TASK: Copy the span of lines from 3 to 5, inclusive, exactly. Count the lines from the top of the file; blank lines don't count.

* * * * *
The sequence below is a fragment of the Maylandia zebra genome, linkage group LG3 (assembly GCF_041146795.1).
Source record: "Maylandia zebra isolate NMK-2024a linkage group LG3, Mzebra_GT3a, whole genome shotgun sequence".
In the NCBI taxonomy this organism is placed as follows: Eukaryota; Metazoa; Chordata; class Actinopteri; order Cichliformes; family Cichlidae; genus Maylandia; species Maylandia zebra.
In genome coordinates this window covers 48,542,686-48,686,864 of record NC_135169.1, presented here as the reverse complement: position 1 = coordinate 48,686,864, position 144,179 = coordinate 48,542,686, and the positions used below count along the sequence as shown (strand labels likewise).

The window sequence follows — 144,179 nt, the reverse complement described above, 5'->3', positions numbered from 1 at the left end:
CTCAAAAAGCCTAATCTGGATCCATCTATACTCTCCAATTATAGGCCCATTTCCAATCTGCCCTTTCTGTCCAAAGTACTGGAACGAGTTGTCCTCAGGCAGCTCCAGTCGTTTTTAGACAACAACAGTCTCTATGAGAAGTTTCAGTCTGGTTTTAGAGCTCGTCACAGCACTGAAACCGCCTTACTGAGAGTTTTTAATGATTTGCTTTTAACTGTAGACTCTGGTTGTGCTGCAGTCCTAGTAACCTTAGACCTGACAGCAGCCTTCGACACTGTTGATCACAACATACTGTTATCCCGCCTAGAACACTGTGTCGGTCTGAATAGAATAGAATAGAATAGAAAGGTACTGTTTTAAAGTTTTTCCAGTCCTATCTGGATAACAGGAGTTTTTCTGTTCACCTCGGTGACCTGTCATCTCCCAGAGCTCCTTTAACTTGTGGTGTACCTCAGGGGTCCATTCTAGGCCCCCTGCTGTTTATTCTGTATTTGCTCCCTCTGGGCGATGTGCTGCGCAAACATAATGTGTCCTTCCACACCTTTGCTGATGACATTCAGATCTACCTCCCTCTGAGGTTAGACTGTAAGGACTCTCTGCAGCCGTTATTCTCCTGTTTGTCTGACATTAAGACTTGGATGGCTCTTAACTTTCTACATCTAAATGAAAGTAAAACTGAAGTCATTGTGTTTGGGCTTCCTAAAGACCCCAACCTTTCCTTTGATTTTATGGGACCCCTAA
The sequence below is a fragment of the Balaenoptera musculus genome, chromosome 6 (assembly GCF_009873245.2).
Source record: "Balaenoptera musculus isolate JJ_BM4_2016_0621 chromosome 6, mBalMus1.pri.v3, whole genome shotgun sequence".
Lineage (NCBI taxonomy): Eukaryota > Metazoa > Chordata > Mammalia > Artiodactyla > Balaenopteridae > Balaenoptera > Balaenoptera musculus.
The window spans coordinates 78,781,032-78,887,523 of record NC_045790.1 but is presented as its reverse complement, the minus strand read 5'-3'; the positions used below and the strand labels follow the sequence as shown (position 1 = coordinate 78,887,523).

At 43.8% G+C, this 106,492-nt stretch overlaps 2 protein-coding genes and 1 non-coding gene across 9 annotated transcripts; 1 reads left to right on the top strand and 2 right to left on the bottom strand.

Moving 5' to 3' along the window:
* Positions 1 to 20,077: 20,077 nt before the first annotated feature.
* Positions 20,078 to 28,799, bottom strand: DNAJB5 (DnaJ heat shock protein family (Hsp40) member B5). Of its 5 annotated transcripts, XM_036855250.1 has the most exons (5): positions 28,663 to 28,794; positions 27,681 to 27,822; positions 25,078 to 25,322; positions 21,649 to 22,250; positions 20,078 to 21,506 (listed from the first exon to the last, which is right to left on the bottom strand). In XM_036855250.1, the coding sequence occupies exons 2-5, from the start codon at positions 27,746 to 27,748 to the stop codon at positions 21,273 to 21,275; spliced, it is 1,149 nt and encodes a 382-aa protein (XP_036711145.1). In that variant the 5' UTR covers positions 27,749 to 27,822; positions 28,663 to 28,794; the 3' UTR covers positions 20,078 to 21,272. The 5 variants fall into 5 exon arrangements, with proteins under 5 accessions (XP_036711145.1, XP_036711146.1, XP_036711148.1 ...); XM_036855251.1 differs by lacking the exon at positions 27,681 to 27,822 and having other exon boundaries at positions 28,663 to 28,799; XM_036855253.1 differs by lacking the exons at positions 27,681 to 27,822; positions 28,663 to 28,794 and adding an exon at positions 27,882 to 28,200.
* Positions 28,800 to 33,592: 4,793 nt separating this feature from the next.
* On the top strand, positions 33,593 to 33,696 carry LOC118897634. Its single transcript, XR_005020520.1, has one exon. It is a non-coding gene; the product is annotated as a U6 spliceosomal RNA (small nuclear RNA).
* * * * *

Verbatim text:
In the NCBI taxonomy this organism is placed as follows: Eukaryota; Metazoa; Chordata; class Actinopteri; order Cichliformes; family Cichlidae; genus Maylandia; species Maylandia zebra.
In genome coordinates this window covers 48,542,686-48,686,864 of record NC_135169.1, presented here as the reverse complement: position 1 = coordinate 48,686,864, position 144,179 = coordinate 48,542,686, and the positions used below count along the sequence as shown (strand labels likewise).

The window sequence follows — 144,179 nt, the reverse complement described above, 5'->3', positions numbered from 1 at the left end: